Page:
The Ford Counselling and Psychotherapy Centre is currently developing a trauma focused approach to its service which it hopes to deliver gradually over the next couple of years.
This approach is linked to neurobiological research on the development of the brain in early childhood. The Adverse Childhood Experiences study (ACE study 1997) demonstrated an association of adverse childhood experiences (childhood trauma) with health and social problems across the lifespan.
What is fired together is wired together
This research indicates that trauma incidents and developmental/attachment trauma have a long-term impact on the development of the brain. ‘What is fired together is wired together’. As our brain cells communicate with one-another a process of neuronal firing commences and this communication strengthens over time the more frequently these cells communicate. As these messages travel the same pathway in the brain and are repeated, they become automatic. This becomes procedural learning, for instance, like learning to ride a bicycle. Once we master the process we do it automatically each time without having to figure it out. It becomes hard wired in our brains procedurally. Negative habits can become hardwired into our brains and become difficult to shift and traumatic incidents can become trapped in our body memory repeating themselves over and over, causing great distress.
However with a trauma informed approach and the science of neuroplasticity (which means that the brain can change) we can work with clients through a combination of body based therapeutic interventions and talk therapy to re-fire new patterns of behaviour and core beliefs systems. Through repeated practice this leads to a rewiring of neuronal pathways bringing about potential for transformation in a client’s life.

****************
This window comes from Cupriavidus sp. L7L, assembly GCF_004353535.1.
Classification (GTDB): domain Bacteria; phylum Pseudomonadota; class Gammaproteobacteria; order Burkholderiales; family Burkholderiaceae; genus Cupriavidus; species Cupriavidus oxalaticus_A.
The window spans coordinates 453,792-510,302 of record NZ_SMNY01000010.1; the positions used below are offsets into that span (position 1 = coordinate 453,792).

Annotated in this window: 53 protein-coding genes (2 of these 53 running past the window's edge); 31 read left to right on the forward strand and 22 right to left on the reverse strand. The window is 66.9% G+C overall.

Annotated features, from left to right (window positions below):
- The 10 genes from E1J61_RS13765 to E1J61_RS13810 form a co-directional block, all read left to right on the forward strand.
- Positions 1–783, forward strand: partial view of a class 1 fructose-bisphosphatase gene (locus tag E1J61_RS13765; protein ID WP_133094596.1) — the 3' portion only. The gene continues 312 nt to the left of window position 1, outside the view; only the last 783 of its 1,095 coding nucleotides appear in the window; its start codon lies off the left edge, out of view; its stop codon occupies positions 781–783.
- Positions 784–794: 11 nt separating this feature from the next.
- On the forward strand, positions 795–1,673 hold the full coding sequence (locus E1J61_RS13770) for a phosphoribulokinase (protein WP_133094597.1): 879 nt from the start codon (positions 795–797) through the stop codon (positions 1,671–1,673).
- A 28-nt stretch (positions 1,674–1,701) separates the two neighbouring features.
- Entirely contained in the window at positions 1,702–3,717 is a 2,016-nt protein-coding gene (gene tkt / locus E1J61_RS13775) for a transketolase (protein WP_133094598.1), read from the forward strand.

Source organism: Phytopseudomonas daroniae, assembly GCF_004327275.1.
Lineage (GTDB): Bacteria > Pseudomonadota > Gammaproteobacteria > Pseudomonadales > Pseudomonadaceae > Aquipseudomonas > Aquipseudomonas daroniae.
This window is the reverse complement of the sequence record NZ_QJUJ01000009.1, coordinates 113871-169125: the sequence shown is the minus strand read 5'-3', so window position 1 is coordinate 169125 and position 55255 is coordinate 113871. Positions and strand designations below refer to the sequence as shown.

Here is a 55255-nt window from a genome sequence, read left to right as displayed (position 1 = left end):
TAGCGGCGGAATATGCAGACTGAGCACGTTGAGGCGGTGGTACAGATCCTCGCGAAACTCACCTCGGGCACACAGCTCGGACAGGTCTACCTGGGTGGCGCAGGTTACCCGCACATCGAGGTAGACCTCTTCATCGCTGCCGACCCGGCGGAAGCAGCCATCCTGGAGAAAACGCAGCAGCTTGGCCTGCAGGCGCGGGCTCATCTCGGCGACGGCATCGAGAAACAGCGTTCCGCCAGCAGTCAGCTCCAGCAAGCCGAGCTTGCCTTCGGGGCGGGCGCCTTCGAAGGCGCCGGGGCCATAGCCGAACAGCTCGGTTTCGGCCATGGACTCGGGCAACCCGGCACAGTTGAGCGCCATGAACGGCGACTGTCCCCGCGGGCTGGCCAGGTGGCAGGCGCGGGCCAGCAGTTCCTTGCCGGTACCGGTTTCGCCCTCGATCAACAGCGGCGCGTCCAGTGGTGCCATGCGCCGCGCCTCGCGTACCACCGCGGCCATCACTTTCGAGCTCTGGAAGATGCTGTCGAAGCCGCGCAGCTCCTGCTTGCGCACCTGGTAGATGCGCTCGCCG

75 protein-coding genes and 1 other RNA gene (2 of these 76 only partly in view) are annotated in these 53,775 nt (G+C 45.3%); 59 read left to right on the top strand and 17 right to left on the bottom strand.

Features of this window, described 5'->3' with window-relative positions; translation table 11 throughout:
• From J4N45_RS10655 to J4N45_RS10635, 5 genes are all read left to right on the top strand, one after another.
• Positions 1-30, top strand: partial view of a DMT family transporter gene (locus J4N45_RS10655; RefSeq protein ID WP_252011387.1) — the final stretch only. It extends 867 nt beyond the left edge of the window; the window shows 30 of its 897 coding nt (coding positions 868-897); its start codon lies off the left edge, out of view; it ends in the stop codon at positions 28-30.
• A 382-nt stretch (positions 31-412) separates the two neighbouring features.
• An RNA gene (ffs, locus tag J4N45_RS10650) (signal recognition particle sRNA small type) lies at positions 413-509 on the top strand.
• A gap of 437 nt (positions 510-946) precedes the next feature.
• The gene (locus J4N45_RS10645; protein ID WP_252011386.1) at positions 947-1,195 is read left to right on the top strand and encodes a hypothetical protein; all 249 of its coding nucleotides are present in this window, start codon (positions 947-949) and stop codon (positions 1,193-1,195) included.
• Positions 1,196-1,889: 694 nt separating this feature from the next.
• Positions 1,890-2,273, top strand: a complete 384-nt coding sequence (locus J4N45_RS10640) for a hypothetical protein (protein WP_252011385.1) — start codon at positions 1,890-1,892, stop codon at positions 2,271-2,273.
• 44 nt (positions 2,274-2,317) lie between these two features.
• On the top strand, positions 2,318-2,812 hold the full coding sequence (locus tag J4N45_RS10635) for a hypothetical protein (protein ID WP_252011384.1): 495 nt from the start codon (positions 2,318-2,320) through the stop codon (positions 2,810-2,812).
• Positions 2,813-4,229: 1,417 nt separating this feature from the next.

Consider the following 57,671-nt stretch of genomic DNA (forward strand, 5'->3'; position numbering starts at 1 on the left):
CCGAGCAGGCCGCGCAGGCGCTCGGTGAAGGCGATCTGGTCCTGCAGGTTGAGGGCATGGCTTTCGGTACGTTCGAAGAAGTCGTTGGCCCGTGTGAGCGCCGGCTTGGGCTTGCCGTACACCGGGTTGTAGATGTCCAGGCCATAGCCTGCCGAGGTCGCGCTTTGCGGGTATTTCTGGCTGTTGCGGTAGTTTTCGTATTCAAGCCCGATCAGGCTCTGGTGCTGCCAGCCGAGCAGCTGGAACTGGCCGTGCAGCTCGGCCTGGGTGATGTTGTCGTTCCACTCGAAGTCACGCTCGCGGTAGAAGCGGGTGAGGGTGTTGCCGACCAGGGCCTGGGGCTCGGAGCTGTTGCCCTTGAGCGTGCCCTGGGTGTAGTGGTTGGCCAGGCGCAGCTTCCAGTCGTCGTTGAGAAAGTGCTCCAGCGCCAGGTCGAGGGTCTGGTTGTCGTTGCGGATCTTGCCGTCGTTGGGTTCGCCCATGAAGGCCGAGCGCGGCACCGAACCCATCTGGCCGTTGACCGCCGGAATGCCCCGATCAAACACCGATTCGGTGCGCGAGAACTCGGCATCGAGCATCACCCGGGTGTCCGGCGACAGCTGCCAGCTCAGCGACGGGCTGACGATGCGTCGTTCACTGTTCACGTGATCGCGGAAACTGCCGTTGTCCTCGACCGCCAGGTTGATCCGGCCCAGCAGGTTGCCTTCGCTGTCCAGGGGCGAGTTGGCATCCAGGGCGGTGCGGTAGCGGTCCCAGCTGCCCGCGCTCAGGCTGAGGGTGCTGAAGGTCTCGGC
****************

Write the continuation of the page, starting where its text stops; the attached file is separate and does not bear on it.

Embracing Exciting New Approaches
More recent research indicates that one of the primary tasks of counselling/psychotherapy is to support the ‘activation of our clients’ social engagement system’ which helps them to self-regulate, stay within their window of tolerance and experience positive mental health.
This is in keeping with up-to-date attachment and neuroscience research around the brain/body connection and development and its impact on the type of psychotherapeutic interventions used (Stephen Porges, Dan Siegel). One of our focuses therefore at the Ford Counselling and Psychotherapy Centre is the promotion of the professional client therapist collaborative relationship for building client resources and resilience and the positive impact that this has on therapy outcomes. This is also supported by the writings and teachings of Rick Hanson and psychotherapy researchers such as John Norcross.
We are working towards developing a trauma informed response to individuals who experience levels of psychological distress in their lives. This new approach is based on current neuroscience research applied to an integration top down (talk therapy) bottom up (body-based therapy) therapeutic interventions with a view to achieving better outcomes for clients. As a consequence, we are now working on a model for continuing professional development for our therapists that will include therapeutic interventions and skills based on the writings and theories of Ron Kurtz, Pat Ogden, Janina Fisher, Bessel Van Der Kolk, Stephen Porges, Deb Dana and Kathy Steele among others.
Research also shows that an important tool in all therapy is the exploration and practise of mindful self-compassion as promoted for example, by Kirstin Neff, Christopher Germer, Paul Gilbert and Tara Brach.